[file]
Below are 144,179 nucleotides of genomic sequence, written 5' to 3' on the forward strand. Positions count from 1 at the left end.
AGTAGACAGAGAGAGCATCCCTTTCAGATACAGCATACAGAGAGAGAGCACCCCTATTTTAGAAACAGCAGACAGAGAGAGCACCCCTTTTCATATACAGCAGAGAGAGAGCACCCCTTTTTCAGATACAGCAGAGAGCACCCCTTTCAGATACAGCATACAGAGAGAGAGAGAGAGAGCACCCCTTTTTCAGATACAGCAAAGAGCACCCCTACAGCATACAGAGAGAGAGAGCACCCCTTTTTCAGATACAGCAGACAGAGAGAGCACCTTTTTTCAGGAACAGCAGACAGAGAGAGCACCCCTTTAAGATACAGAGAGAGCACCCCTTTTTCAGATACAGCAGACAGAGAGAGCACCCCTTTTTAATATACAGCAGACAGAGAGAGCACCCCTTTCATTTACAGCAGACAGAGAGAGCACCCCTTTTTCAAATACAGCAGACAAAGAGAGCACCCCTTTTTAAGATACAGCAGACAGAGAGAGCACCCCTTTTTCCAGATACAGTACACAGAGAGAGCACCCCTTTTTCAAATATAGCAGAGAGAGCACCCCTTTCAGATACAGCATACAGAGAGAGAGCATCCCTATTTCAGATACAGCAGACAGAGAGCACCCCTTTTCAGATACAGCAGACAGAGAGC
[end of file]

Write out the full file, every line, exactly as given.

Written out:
Below are 144,179 nucleotides of genomic sequence, written 5' to 3' on the forward strand. Positions count from 1 at the left end.
AGTAGACAGAGAGAGCATCCCTTTCAGATACAGCATACAGAGAGAGAGCACCCCTATTTTAGAAACAGCAGACAGAGAGAGCACCCCTTTTCATATACAGCAGAGAGAGAGCACCCCTTTTTCAGATACAGCAGAGAGCACCCCTTTCAGATACAGCATACAGAGAGAGAGAGAGAGAGCACCCCTTTTTCAGATACAGCAAAGAGCACCCCTACAGCATACAGAGAGAGAGAGCACCCCTTTTTCAGATACAGCAGACAGAGAGAGCACCTTTTTTCAGGAACAGCAGACAGAGAGAGCACCCCTTTAAGATACAGAGAGAGCACCCCTTTTTCAGATACAGCAGACAGAGAGAGCACCCCTTTTTAATATACAGCAGACAGAGAGAGCACCCCTTTCATTTACAGCAGACAGAGAGAGCACCCCTTTTTCAAATACAGCAGACAAAGAGAGCACCCCTTTTTAAGATACAGCAGACAGAGAGAGCACCCCTTTTTCCAGATACAGTACACAGAGAGAGCACCCCTTTTTCAAATATAGCAGAGAGAGCACCCCTTTCAGATACAGCATACAGAGAGAGAGCATCCCTATTTCAGATACAGCAGACAGAGAGCACCCCTTTTCAGATACAGCAGACAGAGAGC